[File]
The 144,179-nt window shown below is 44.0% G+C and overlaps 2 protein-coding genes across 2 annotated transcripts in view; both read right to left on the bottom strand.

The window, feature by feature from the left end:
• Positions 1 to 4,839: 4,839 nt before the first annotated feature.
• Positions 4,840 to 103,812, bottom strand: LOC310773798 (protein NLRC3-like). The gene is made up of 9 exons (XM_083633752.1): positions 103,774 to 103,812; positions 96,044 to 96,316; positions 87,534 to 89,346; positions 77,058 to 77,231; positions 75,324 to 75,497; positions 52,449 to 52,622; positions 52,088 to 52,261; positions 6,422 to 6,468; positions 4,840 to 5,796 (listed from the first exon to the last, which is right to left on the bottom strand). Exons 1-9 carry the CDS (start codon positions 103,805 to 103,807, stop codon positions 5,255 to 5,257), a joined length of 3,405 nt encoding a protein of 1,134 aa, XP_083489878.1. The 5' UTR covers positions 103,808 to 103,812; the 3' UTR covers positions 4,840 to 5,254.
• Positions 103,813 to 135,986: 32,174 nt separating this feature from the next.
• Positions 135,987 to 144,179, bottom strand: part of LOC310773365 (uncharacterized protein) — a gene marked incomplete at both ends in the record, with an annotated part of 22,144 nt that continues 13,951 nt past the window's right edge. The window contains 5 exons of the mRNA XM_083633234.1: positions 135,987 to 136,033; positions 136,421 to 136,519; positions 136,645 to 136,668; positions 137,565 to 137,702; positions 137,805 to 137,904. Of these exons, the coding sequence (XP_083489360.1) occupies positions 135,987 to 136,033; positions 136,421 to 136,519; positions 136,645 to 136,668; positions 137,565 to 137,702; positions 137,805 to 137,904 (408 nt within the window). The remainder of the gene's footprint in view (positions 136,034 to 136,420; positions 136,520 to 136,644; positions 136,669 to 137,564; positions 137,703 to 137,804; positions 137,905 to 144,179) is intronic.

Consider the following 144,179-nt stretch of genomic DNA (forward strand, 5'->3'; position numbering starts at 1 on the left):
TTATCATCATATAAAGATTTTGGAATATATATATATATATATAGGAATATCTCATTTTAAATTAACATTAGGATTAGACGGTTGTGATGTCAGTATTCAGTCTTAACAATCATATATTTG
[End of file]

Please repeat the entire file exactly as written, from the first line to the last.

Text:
The 144,179-nt window shown below is 44.0% G+C and overlaps 2 protein-coding genes across 2 annotated transcripts in view; both read right to left on the bottom strand.

The window, feature by feature from the left end:
• Positions 1 to 4,839: 4,839 nt before the first annotated feature.
• Positions 4,840 to 103,812, bottom strand: LOC310773798 (protein NLRC3-like). The gene is made up of 9 exons (XM_083633752.1): positions 103,774 to 103,812; positions 96,044 to 96,316; positions 87,534 to 89,346; positions 77,058 to 77,231; positions 75,324 to 75,497; positions 52,449 to 52,622; positions 52,088 to 52,261; positions 6,422 to 6,468; positions 4,840 to 5,796 (listed from the first exon to the last, which is right to left on the bottom strand). Exons 1-9 carry the CDS (start codon positions 103,805 to 103,807, stop codon positions 5,255 to 5,257), a joined length of 3,405 nt encoding a protein of 1,134 aa, XP_083489878.1. The 5' UTR covers positions 103,808 to 103,812; the 3' UTR covers positions 4,840 to 5,254.
• Positions 103,813 to 135,986: 32,174 nt separating this feature from the next.
• Positions 135,987 to 144,179, bottom strand: part of LOC310773365 (uncharacterized protein) — a gene marked incomplete at both ends in the record, with an annotated part of 22,144 nt that continues 13,951 nt past the window's right edge. The window contains 5 exons of the mRNA XM_083633234.1: positions 135,987 to 136,033; positions 136,421 to 136,519; positions 136,645 to 136,668; positions 137,565 to 137,702; positions 137,805 to 137,904. Of these exons, the coding sequence (XP_083489360.1) occupies positions 135,987 to 136,033; positions 136,421 to 136,519; positions 136,645 to 136,668; positions 137,565 to 137,702; positions 137,805 to 137,904 (408 nt within the window). The remainder of the gene's footprint in view (positions 136,034 to 136,420; positions 136,520 to 136,644; positions 136,669 to 137,564; positions 137,703 to 137,804; positions 137,905 to 144,179) is intronic.

Consider the following 144,179-nt stretch of genomic DNA (forward strand, 5'->3'; position numbering starts at 1 on the left):
TTATCATCATATAAAGATTTTGGAATATATATATATATATATAGGAATATCTCATTTTAAATTAACATTAGGATTAGACGGTTGTGATGTCAGTATTCAGTCTTAACAATCATATATTTG